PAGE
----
A new survey has revealed that around half the staff employed by the Financial Conduct Authority (FCA) have expressed their dissatisfaction over the way in which the organization is run. It was also found that unhappiness levels related to the ways of the FCA had deteriorated further compared with two years ago.
According to a Freedom of Information request from the Financial Times, just half of the 2,272 staff who responded to the survey said they held their employer in positive regard. When the same survey was conducted in 2014, 57% of those questioned said they regarded their employer in a positive light.
The survey was conducted three months after the resignation of former chief executive Martin Wheatley in July 2015. Chancellor George Osborne installed Andrew Bailey as the FCA’s new head in January 2016, commenting that “a different leadership” was needed at the watchdog.
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Further findings from the survey revealed that only 44% of FCA staff gave a positive response when asked about recruitment, retention and development, six percent less than the average found at financial services companies and three percent worse than the preceding year’s FCA survey.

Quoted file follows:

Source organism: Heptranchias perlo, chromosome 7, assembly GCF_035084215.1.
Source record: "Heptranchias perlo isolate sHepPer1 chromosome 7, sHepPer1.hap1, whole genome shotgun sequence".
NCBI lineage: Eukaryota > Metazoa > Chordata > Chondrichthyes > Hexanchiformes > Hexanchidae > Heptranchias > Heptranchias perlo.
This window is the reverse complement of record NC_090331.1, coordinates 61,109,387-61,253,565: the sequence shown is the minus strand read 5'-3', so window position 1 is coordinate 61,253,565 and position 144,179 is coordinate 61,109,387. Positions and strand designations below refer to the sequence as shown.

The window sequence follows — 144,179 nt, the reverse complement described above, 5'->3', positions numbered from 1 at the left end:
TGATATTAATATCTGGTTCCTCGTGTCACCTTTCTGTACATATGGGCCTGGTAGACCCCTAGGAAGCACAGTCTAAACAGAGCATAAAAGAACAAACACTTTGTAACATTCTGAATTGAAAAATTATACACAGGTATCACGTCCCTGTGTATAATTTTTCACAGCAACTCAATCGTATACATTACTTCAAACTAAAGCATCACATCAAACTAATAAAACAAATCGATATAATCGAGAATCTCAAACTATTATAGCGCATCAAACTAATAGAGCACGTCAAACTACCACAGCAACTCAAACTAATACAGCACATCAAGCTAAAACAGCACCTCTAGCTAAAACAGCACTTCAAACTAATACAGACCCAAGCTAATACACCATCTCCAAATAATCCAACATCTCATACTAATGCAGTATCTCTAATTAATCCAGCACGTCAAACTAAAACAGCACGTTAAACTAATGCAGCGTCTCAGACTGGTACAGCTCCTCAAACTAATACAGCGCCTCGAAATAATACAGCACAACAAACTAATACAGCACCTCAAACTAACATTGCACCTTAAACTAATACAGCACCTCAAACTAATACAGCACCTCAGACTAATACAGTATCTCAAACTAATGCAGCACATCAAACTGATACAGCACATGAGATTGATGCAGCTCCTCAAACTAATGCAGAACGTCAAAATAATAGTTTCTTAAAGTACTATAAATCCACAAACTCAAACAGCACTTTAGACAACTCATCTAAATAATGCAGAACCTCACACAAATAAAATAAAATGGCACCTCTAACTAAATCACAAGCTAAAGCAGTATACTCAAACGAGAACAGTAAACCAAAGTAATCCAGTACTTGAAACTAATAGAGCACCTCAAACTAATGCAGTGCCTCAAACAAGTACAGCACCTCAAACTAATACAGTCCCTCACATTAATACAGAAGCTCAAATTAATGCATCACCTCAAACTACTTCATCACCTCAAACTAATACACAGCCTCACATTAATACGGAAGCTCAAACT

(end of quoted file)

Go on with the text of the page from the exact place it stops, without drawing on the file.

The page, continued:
The FCA’s board has since discussed the results of the survey and concluded that there were some areas for development that related to leadership, operational efficiency and career and talent management. The executive had reviewed the results and devised a simple action plan focusing on re-communicating the strategic direction, ensuring time and focus were given to people matters and business execution and enablement.
Overall, the board felt that “the survey results were relatively positive given the disruption and change that had occurred during the year generally and particularly at the time the survey was conducted.”